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From Dale King <dalewk...@gmail.com>
Subject Re: Simple way to do some elementary bean operations
Date Thu, 19 Sep 2013 18:23:15 GMT
Thinking about this some more the real issue is not so much direct support
for setting properties or invoking arbitrary methods because we have things
like OGNL which can do that work for us. For example, the OGNL expression:

   request.body.someProperty = request.headers.foo

would do the trick for setting a property without resorting to Java.

The real problem is that there is no way to just invoke a script like this
without requiring you to do something with the result (store it in the
body, a property, a header, use the value as a filter, etc.) We need a way
to just say invoke this expression which could be in OGNL, Groovy,
Javascript, etc. without being forced to do something with the result.

Looking at the code there is the EvaluateExpressionProcessor which would be
perfect for this. It evaluates an expression and stores the result in a
property "CamelEvaluateExpressionResult". All we need is DSL to create an
instance of this.

So in Java DSL it would be something like:

    .eval().ognl("request.body.someProperty = request.headers.foo")

In Spring DSL it would be something like:

    <eval><ognl>request.body.someProperty =
request.headers.foo</ognl></eval>

The workaround for now is to do the equivalent:

    .setProperty("dummy").ognl("request.body.someProperty =
request.headers.foo")


On Tue, Sep 3, 2013 at 2:09 PM, Dale King <dalewking@gmail.com> wrote:

> Yeah, LIKE I SAID, I know I can break out to a bean or a processor, but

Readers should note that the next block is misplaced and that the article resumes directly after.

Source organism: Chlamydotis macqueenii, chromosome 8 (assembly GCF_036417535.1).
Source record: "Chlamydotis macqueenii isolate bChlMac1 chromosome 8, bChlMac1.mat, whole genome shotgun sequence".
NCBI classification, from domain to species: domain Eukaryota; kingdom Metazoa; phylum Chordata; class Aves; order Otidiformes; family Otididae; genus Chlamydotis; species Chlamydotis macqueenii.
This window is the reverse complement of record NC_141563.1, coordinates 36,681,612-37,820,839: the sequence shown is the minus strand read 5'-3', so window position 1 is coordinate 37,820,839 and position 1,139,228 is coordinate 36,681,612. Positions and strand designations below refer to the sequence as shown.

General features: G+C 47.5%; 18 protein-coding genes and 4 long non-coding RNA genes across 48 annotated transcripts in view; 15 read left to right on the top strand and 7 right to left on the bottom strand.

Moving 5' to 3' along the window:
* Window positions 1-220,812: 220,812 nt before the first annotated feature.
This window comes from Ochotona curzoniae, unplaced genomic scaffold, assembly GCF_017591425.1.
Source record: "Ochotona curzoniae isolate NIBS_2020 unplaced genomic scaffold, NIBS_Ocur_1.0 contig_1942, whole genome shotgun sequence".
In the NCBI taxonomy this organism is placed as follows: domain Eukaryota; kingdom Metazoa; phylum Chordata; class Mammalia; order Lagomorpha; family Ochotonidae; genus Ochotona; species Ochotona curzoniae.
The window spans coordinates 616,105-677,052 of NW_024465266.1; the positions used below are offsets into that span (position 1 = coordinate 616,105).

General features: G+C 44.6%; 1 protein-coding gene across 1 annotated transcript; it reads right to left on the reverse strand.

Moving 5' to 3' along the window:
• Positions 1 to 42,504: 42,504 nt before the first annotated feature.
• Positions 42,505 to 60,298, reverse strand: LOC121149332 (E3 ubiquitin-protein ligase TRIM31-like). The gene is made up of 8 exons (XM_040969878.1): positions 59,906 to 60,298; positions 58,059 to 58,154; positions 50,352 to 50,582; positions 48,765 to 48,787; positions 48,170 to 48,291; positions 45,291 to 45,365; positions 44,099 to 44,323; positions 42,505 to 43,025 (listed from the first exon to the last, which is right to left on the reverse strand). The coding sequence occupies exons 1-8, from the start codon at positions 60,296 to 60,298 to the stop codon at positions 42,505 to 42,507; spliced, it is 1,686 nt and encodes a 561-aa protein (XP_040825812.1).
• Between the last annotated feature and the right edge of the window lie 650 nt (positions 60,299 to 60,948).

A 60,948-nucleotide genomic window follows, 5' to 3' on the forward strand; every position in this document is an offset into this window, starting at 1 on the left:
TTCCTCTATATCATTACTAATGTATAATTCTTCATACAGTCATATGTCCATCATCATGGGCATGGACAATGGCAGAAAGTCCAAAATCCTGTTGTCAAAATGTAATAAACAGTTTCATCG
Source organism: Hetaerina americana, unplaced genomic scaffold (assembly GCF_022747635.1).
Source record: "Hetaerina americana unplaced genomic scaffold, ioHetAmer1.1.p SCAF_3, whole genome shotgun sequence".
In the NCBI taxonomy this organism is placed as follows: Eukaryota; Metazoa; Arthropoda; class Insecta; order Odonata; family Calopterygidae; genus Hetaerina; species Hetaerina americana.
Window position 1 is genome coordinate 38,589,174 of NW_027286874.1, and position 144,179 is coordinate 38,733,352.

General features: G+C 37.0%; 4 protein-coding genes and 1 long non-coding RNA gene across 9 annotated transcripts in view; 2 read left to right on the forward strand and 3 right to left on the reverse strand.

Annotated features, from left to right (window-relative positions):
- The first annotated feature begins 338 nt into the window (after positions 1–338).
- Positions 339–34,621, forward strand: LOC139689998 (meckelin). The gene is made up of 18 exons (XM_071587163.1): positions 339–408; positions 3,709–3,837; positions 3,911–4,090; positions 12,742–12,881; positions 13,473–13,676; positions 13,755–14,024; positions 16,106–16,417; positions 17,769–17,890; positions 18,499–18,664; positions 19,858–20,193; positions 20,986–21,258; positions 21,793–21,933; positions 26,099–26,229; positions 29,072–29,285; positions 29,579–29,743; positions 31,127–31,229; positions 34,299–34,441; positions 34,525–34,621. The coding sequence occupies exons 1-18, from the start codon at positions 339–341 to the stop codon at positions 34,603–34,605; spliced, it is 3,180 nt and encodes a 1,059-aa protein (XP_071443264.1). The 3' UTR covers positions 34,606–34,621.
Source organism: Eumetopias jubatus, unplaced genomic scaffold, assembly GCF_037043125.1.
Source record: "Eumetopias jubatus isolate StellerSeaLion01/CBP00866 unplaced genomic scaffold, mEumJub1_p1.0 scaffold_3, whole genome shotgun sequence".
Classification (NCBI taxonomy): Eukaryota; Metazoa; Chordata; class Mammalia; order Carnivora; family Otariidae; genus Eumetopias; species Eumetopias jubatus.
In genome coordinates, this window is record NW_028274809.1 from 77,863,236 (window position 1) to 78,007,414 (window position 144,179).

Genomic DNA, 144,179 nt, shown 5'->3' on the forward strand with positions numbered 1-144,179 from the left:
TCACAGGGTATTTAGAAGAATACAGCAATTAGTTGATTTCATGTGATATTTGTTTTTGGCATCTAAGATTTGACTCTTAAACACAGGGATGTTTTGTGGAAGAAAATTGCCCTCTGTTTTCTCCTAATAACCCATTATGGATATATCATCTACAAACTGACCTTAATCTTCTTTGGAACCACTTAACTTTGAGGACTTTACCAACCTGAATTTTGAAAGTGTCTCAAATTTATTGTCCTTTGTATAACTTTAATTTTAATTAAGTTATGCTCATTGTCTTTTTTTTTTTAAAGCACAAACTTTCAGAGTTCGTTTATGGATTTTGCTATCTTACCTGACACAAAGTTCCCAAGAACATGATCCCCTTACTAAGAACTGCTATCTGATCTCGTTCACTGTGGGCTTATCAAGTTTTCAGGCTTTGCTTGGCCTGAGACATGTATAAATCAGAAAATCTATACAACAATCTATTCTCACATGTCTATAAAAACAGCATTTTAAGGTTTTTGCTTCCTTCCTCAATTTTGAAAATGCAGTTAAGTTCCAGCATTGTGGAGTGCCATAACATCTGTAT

> that is such a heavyweight solution to do something so simple that really
> should be built into Camel. You have to create a class, come up with some
> meaningful name of the class, repeat that name a couple of times if using a
> Spring DSL, etc.
>
> Let's say we do it with anonymous classes in a Java DSL:
>
>   process(new Processor()
>   {
>         @Override
>          public void process(Exchange exchange) throws Exception
>          {
>                exchange.getIn().getBody(MyBodyType.class)
>
> .setSomeProperty(exchange.getIn().getHeader("foo", SomeType.class);
>          }
>   })
>
> Or perhaps better as a bean:
>
>   bean( new Object()
>   {
>       public void set( @Body MyBodyType body, @Header("foo") value)
>       {
>           body.setSomeProperty(value);
>       }
>   }
>
> I personally would rather replace any of those with something more like
> this in DSL:
>
>   body().set("someProperty", header("foo"))
>
> This is much more obvious what is happening when looking at the route.
>
>
>
> On Tue, Sep 3, 2013 at 1:51 PM, Claus Ibsen <claus.ibsen@gmail.com> wrote:
>
>> On Tue, Sep 3, 2013 at 5:51 PM, Dale King <dalewking@gmail.com> wrote:
>> > Through simple and OGNL we have nice easy ways to read the properties of
>> > beans in the body, headers, or properties. But what I cannot find is an
>> > easy way to invoke a setter on a bean property, but perhaps I am missing
>> > something.
>> >
>> > I can certainly create a bean or processor to invoke the setter, but it
>> > seems to me that if I am forced to do it for something as simple as
>> setting
>> > a property then something is missing in Camel. I try to do as much as
>> > possible in Camel.
>> >
>> > I can certainly use another language like javascript, groovy, or el to
>> do
>> > it, but once again bringing in a whole new language seems like overkill
>> > just to set a property.
>> >
>> > So 3 operations that i don't see an easy way to do in Camel without
>> > resorting to these heavyweight solutions are:
>> >
>> >  - Set a bean property
>> >  - More generally, you should be able to invoke any method on a bean
>> > including with parameters
>> >  - Create a new instance of a bean (possibly with parameters)
>> >
>> > Correct me if I am wrong and there is a simple way to do these.
>> >
>>
>> Well there is something called Java programming language, where you
>> can do all that ;)
>>
>> > --
>> > Dale King
>>
>>
>>
>> --
>> Claus Ibsen
>> -----------------
>> Red Hat, Inc.
>> Email: cibsen@redhat.com
>> Twitter: davsclaus
>> Blog: http://davsclaus.com
>> Author of Camel in Action: http://www.manning.com/ibsen
>>
>
>
>
> --
> Dale King
>



-- 
Dale King

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